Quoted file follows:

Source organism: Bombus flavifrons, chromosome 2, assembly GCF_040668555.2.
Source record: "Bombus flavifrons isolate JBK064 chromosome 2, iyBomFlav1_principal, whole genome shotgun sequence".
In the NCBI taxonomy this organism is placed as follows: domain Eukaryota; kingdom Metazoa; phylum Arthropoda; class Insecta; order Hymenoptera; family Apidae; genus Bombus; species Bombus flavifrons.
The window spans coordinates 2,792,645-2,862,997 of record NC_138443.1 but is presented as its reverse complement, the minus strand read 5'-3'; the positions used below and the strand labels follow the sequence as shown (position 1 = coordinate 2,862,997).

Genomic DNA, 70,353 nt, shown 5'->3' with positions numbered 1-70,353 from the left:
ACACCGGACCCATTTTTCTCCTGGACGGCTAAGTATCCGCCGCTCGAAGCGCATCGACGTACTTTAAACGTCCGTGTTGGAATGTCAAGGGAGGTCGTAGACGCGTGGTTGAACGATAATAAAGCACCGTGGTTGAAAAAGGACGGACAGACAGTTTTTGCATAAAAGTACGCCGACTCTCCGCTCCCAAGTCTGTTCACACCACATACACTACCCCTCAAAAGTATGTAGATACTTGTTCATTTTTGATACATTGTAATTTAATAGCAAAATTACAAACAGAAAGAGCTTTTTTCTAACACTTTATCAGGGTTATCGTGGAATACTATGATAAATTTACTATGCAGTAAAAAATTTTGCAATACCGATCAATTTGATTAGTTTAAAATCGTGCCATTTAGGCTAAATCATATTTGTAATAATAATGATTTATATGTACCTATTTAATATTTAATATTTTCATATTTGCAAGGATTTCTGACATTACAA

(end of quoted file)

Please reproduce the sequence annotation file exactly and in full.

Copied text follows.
Source organism: Bombus flavifrons, chromosome 2, assembly GCF_040668555.2.
Source record: "Bombus flavifrons isolate JBK064 chromosome 2, iyBomFlav1_principal, whole genome shotgun sequence".
In the NCBI taxonomy this organism is placed as follows: domain Eukaryota; kingdom Metazoa; phylum Arthropoda; class Insecta; order Hymenoptera; family Apidae; genus Bombus; species Bombus flavifrons.
The window spans coordinates 2,792,645-2,862,997 of record NC_138443.1 but is presented as its reverse complement, the minus strand read 5'-3'; the positions used below and the strand labels follow the sequence as shown (position 1 = coordinate 2,862,997).

Genomic DNA, 70,353 nt, shown 5'->3' with positions numbered 1-70,353 from the left:
ACACCGGACCCATTTTTCTCCTGGACGGCTAAGTATCCGCCGCTCGAAGCGCATCGACGTACTTTAAACGTCCGTGTTGGAATGTCAAGGGAGGTCGTAGACGCGTGGTTGAACGATAATAAAGCACCGTGGTTGAAAAAGGACGGACAGACAGTTTTTGCATAAAAGTACGCCGACTCTCCGCTCCCAAGTCTGTTCACACCACATACACTACCCCTCAAAAGTATGTAGATACTTGTTCATTTTTGATACATTGTAATTTAATAGCAAAATTACAAACAGAAAGAGCTTTTTTCTAACACTTTATCAGGGTTATCGTGGAATACTATGATAAATTTACTATGCAGTAAAAAATTTTGCAATACCGATCAATTTGATTAGTTTAAAATCGTGCCATTTAGGCTAAATCATATTTGTAATAATAATGATTTATATGTACCTATTTAATATTTAATATTTTCATATTTGCAAGGATTTCTGACATTACAA